In the recent banking literature, the relation between credit risk and the business cycle (so-called cyclicality of credit risk) has been analyzed for both macro financial stability and micro risk management purposes. Indeed, the potential impact of economic developments on banks’ portfolios is relevant for both policy makers, interested in forecasting and preventing banks’ instability due to unfavorable economic conditions, and risk managers, who pay attention to the robustness of their capital allocation plans under alternative scenarios. These different perspectives are not mutually exclusive. In fact, the reform of the Basel Accord on banks’ capital requirements made it clear the need to match the micro and macro dimensions. Focusing on the latter, this paper analyzes the relation between credit risk and the business cycle allowing explicitly for asymmetries, which have been almost always neglected so far. In fact, we seek empirical evidence for the asymmetric behavior of credit risk cyclicality not only through the business cycle but also across different credit risk regimes, a completely unexplored issue so far. Previous work on this topic has focused on the macro prudential perspective trying to quantify the effects of macroeconomic conditions on banks’ asset quality in some countries. For example, Pesola (2001) shows that shortfalls of GDP growth below forecast contributed to the banking crises in the Nordic countries, while Salas and Saurina (2002) demonstrate that macroeconomic shocks are quickly transmitted to Spanish banks’ portfolio riskiness. Similarly, Meyer and Yeager, 2001 and Gambera, 2000 argue that a small number of macroeconomic variables are good predictors for the share of non-performing loans in the US, while Marcucci and Quagliariello (2008b) find that Italian banks’ borrowers’ default rates increase in downturns. Likewise, Hoggarth et al. (2005) provide evidence for the UK of a direct link between the state of the business cycle and banks’ write-offs. Analogous evidence is provided in cross-country comparisons by Bikker and Hu, 2002, Laeven and Majoni, 2003 and Valckx, 2003. However, researchers have not explored the possibility of asymmetric effects, for which the impact of macroeconomic conditions on banks’ portfolio riskiness is dissimilar in different phases of the business cycle. This is very important since bank supervisors are inherently more concerned about downturns rather than expansions. Also, assuming linear relationships may hinder some important characteristics of banks’ riskiness. To the best of our knowledge, the only exception is the paper by Gasha and Morales (2004) who apply a self-exciting threshold autoregressive (SETAR) model to country-level data showing that GDP growth affects non-performing loans only below a certain threshold in a group of Latin American countries. Asymmetries are somehow taken into account in a related strand of literature on credit risk management and structural credit risk models. In particular, some studies on the properties of credit rating transition matrices over the cycle have analyzed whether transition probabilities are affected to a larger (smaller) extent by recessionary (expansionary) conditions. Quite often regime-switching models are used for this kind of investigations. For example, on the basis of GDP growth, Nickell et al. (2000) divide the business cycle into three categories (peaks, normal times and troughs) finding that in peaks low-rated bonds are less prone to downgrades. The impact of the business cycle appears therefore to be asymmetric and dependent on borrowers’ creditworthiness. Likewise, in their analysis of the linkage between macroeconomic conditions and migration matrices, Bangia et al. (2002) find that downgrading probabilities, particularly in the extreme classes, increase significantly in recessions. Pederzoli and Torricelli (2005) adopt a similar framework to assess the impact of the business cycle on capital requirements under Basel 2. However, in this line of research the identification of expansions/recessions is based on some external sources. Most studies in this field employ the NBER business cycle classifications, but some authors like Lucas and Klaassen (2006) cast serious doubts on their use. A further shortcoming of this approach is that it completely ignores the possibility that asymmetries might also depend on the severity of the recession, rather than on the dichotomy expansion/recession. Finally, another gap in this literature is that it does not test the hypothesis that the effects of the business cycle on credit risk are different depending on banks’ portfolios riskiness. In this paper, we address all these issues of asymmetries in credit risk cyclicality. Using threshold regression models and both aggregate and bank level data, we test whether banks which are more exposed to credit risk are affected by the business cycle to a greater extent than those with less-risky portfolios (i.e., whether riskier banks are more cyclical than those less-risky). We also test whether the cyclicality of credit risk is stronger in severe recessions rather than in mild recessions or, a fortiori, during expansionary phases. We start with a standard threshold regression approach at the aggregate level on the time series of the Italian default rates. We then move ahead adopting panel threshold regression models with one threshold variable, which exploit data on borrowers’ default rates at the bank level. These models can be interpreted as regime-switching panel data models where each regime is determined endogenously through one observable threshold variable. We also add to the previous literature suggesting an innovative four-regime panel approach with two threshold variables which allows us to provide a more comprehensive picture of the behavior of default rates over changing economic and credit risk conditions. Our results show that for those banks with lower asset quality, the increase in default rates due to one percentage point decrease in the output gap (our measure of the business cycle) is almost four times higher than the effect for those banks with better portfolios. Furthermore, for models with two or more regimes with one threshold variable, we find that the impact of the business cycle on credit risk is stronger the lower banks’ asset quality. In the four-regime model, where we combine credit risk and the business cycle regimes, we find that (i) during economic slowdowns, the impact of the business cycle on portfolio riskiness for banks with lower asset quality (the a priori riskier ones) is more than three times higher than that for less-risky banks. Also, (ii) the impact of the business cycle on credit risk for banks with lower asset quality during recessions is more than four times higher than what we have during booms. In addition, (iii) during slowdowns the impact of the business cycle on credit risk for banks with better asset quality is almost the double of that during expansions. Finally, (iv) for riskier banks the impact of the business cycle on their riskiness during expansionary phases is about 50% more than that for less-risky banks. In sum, we conclude that riskier banks’ portfolios are more cyclical (i.e., more sensitive to the business cycle) than less-risky ones and cyclicality is more pronounced in bad economic times. Under the Basel 2 new Capital Accord, which introduces risk sensitive capital requirements, this evidence may provide some guidance to banks and supervisors in the choice of adequate capital buffers over different phases of the business cycle. Indeed, the identification of those banks that are more likely to be affected by recessionary conditions – and that therefore should build higher capital buffers in expansion – may help smooth the fluctuations of capital requirements, thus reducing Basel 2 cyclicality (Jokipii and Milne, 2008). For example, using either macroeconomic forecasts or judgmental future scenarios, supervisors may carry out stress tests in order to assess the evolution of banks’ portfolio riskiness should the scenario actually materialize. The reminder of the paper proceeds as follows. Section 2 describes the data on Italian banks’ portfolios. Section 3 presents the single threshold model at the aggregate level with two regimes. In Section 4 we describe the panel data model with single threshold variable and multiple regimes (both credit risk and business cycle regimes). Section 5 delineates the panel data model with two different threshold variables and four regimes. Finally, Section 6 draws some concluding remarks and directions for further research.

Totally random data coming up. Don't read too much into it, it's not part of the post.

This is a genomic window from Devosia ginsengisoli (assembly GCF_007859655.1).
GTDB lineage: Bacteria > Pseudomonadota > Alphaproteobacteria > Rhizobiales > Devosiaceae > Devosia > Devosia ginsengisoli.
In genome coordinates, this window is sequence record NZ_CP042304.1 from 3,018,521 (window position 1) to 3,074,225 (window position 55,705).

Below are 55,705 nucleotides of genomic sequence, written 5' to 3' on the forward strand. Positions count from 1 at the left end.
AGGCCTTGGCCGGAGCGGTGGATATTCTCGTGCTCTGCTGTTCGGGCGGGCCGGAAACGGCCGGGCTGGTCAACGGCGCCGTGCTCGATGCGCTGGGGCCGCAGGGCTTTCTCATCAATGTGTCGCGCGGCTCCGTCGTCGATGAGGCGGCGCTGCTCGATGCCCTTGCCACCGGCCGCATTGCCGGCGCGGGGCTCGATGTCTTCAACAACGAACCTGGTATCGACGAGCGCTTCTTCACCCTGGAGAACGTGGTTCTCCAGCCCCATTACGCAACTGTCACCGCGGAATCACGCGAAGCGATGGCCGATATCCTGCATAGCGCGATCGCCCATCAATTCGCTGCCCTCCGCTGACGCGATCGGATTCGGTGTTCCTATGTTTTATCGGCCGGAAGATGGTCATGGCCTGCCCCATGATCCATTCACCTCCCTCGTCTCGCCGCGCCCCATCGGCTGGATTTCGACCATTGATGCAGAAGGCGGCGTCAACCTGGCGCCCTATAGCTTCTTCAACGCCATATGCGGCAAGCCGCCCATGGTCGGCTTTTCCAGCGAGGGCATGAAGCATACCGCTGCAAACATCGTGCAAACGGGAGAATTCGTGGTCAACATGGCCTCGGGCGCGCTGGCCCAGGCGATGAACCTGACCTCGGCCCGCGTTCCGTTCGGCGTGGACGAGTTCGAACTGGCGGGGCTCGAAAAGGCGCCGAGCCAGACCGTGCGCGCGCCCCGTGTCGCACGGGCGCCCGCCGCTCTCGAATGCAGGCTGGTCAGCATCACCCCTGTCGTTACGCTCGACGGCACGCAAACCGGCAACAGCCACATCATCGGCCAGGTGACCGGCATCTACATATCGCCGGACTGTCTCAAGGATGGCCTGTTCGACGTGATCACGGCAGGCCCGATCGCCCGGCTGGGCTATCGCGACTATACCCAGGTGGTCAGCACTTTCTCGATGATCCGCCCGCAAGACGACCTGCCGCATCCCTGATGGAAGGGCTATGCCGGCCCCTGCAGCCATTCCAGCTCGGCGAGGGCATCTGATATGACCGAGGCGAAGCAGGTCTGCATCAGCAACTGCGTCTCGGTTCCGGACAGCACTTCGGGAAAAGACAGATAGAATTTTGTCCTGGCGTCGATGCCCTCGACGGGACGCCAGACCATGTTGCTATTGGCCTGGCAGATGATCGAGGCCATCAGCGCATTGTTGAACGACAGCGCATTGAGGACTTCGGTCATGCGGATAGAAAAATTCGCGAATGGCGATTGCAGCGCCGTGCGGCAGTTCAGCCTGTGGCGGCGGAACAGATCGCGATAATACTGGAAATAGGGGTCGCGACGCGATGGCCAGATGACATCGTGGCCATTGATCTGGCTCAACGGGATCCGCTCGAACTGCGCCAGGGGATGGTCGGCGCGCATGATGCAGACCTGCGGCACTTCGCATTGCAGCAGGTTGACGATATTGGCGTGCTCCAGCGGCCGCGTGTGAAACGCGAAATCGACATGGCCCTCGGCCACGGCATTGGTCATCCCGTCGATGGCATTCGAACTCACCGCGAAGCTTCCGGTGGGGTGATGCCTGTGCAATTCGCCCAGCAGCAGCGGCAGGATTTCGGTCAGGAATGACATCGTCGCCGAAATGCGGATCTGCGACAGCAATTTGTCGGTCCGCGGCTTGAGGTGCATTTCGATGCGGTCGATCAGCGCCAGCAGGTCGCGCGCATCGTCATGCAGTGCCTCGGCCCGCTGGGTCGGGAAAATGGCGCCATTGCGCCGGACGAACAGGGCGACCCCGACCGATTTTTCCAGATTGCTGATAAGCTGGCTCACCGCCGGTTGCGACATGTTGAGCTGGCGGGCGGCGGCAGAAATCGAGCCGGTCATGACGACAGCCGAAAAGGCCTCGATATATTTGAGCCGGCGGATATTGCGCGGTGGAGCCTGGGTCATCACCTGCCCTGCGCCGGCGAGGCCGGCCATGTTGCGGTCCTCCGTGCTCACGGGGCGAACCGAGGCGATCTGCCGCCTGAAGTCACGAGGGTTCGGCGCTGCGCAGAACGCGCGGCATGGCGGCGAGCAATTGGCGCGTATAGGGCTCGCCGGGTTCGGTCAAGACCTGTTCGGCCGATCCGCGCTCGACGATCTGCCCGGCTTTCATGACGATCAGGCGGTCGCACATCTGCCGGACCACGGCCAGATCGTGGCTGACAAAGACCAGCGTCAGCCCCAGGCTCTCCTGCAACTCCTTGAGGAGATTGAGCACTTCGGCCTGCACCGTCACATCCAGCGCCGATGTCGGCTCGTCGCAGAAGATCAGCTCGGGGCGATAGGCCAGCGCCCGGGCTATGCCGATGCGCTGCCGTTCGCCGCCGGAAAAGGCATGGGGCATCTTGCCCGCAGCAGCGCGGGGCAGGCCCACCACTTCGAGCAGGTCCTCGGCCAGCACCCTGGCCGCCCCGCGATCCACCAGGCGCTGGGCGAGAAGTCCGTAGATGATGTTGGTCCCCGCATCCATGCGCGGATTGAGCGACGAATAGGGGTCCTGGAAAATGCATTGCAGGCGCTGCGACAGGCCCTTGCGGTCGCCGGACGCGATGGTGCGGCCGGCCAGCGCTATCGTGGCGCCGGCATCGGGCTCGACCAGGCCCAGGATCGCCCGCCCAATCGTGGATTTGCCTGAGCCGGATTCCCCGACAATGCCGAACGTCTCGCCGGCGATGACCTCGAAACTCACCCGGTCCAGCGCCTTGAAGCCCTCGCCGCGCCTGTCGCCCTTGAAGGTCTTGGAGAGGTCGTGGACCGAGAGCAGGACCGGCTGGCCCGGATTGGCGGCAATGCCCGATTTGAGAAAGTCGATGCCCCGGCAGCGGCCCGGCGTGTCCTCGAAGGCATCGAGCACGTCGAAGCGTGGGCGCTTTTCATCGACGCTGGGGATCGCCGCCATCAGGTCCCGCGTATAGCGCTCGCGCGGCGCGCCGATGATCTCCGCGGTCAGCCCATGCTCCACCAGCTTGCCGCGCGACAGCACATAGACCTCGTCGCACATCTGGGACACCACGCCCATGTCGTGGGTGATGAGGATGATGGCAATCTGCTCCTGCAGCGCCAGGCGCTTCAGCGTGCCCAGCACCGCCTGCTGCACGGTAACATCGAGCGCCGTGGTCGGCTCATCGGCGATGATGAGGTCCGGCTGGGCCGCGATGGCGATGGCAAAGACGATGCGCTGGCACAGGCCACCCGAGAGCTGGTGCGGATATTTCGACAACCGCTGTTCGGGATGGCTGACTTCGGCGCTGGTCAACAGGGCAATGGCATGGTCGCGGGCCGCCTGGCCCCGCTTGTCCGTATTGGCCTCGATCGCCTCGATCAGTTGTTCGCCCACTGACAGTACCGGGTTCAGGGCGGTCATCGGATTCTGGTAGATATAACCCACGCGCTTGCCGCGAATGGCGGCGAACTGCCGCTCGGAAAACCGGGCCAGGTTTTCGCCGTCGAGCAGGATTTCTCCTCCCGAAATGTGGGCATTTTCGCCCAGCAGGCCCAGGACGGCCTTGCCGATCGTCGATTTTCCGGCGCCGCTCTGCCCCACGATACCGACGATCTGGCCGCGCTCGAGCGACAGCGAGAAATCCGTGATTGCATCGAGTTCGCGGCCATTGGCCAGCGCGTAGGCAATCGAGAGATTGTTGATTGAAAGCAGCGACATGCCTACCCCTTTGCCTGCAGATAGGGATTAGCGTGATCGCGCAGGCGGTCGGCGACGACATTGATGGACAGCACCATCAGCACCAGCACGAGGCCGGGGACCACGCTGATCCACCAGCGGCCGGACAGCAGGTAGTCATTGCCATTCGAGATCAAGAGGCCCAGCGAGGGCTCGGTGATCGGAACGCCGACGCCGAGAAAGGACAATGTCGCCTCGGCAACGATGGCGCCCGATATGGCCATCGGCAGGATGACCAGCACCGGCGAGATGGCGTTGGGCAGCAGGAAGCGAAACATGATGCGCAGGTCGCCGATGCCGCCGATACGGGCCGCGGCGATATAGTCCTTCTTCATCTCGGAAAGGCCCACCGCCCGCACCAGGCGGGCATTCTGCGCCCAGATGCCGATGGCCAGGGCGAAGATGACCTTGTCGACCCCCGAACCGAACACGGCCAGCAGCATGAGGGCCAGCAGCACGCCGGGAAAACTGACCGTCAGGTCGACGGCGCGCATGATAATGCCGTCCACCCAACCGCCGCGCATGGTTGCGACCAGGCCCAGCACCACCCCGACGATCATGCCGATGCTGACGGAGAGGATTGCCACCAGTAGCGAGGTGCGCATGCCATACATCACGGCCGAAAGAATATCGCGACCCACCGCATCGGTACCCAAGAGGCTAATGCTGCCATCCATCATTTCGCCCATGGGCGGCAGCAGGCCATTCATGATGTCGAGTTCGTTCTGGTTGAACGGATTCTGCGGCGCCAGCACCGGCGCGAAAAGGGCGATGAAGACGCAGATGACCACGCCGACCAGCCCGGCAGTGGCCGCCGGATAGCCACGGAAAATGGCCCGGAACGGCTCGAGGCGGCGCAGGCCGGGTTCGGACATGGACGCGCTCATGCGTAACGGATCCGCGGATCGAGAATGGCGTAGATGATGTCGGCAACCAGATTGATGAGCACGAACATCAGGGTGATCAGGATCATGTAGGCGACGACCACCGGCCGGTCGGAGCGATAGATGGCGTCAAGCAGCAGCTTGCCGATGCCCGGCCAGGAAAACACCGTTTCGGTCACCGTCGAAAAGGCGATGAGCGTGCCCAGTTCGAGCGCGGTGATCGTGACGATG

نتیجه گیری انگلیسی
Prior research on the macroeconomic determinants of credit risk and its evolution over the business cycle indicates that banks’ portfolio riskiness is cyclical. However, most of these studies often neglect the presence of asymmetric behavior over different phases of the business cycle. This paper examines credit risk cyclicality allowing explicitly for asymmetries not only through the business cycle but also across credit risk regimes. We thus allow for a different degree of cyclicality across banks with dissimilar levels of riskiness. Using a threshold regression approach combined with panel data and exploiting data on Italian banks’ borrowers’ default rates, we find that the impact of the business cycle on banks’ riskiness is significantly more pronounced not only during economic slowdowns but in particular when credit risk levels are higher. In addition, we endogenously identify the risk threshold(s) over/below which such impact is different, thus providing a powerful tool for financial stability monitoring. Among the other results, in the two-regime panel threshold regression model, we find that both less-risky and riskier banks are significantly affected by the business cycle, but the impact is stronger for the latter banks. In particular, the increase in the default rate as a result of one percentage point decrease in the output gap is almost four times higher for riskier banks. This evidence is robust to the use of different proxies for the overall economic conditions and holds at various levels of aggregation. In addition, we find a certain degree of monotonicity in the impact of macroeconomic conditions on credit risk that is higher for riskier banks as well as during recessions. The evidence arising from our panel threshold regression model with two different threshold variables and four regimes is similar. Overall, our results may provide some guidance to banks and supervisors in the assessment of capital buffers in the various phases of the business cycle. Furthermore, the methodology we propose may be employed by supervisors for selecting institutions that – being more cyclical – are more prone to capital requirements fluctuations and thus should be required to build higher capital buffers in good times.